Kodak Portra which appeared in 1998 comes from the dead Kodak Vericolor series, designed for portrait and wedding photography.
     
  11. trendland

    trendland Member

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    In the past Kodak always stated some amateuric films (for example Kodak Elitechrome 100 - [ E6 ] ) were designed
    from the proffessional version. Or let's say " the amateuric version came from the proffessional type " in this example from Kodak Ektachrome 100G.
    I can't say for sure but from my opionon
    it was sometimes the opposite as Kodak told us.
    That means the amateuric version was the basis to make the proffessional variante. Never mind - from this example above I have an Idea of that boths films are the same.
    The difference in characteristics is very very smal.
    With the proffessional type you may have for sure a selektion in regard of very best characteristics from emulsion baking process.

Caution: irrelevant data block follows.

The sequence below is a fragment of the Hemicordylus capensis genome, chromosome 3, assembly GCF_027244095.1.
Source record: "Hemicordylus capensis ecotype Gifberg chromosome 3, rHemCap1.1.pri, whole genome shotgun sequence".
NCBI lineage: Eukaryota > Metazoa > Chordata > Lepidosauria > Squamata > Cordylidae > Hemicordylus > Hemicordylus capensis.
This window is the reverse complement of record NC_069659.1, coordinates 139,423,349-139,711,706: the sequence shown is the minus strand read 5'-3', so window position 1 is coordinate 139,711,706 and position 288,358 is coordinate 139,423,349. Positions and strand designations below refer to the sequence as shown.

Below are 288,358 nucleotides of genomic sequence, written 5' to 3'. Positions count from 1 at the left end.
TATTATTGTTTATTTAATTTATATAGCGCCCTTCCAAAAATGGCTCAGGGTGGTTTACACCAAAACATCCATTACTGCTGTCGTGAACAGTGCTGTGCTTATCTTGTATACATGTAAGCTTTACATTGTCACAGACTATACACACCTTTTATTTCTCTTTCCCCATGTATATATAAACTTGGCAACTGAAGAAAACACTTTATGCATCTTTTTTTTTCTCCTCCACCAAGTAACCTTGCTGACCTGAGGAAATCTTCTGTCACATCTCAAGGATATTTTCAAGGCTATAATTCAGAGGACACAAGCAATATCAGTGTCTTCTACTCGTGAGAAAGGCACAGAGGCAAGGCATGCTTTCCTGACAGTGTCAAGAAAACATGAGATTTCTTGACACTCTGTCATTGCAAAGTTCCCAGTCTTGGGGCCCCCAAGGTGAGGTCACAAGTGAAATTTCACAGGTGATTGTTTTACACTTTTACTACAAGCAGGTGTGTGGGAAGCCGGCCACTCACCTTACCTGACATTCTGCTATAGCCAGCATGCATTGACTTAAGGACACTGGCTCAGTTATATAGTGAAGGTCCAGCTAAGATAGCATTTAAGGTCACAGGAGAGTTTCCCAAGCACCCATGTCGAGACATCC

And the Kodak intern storage/delivering is different between boths types as we all know.
    At last your question isn't so silly at all.
    Let me a little provocate this issue you mentioned and let me state : " Kodak Vision III 500T and Kodak Portra 800 are both THE SAME EMULSION !!!
    But if we regard both types corectly there are very little differences :D.... :
    1) 500T is tungsten ballanced.
    There might be a different type of color couplers be invoved - but I can't say.
    From my understanding the tungsten ballance is also possible from design with same couplers but different design of the layers via amound of couplers and/or thickness/characteristics of layers.
    So tungsten ballance is no great deal from design/manfacturing.
    But it make a difference (3200degreeF)
    So Vision III is rated as ISO 500 - by the time it should be also possible to ballance the emulsion via stronger mask - perhaps this should be the easiest way.
    2) Vision 500T is ECN2 and Kodak Portra
    is a C41 film.
    This might be / definitive is a real difference from design (due to little different couplers)
    But I realy would not care about to much because I can't see the "BIG" difference
    between C41 and ECN2 !!!!
    (the difference between E4 and E6 should be more relevant - but you can not realy compare such methods )
    3) the ramjet of Vision III 500T.
    WOW what a difference :D:D:laugh:....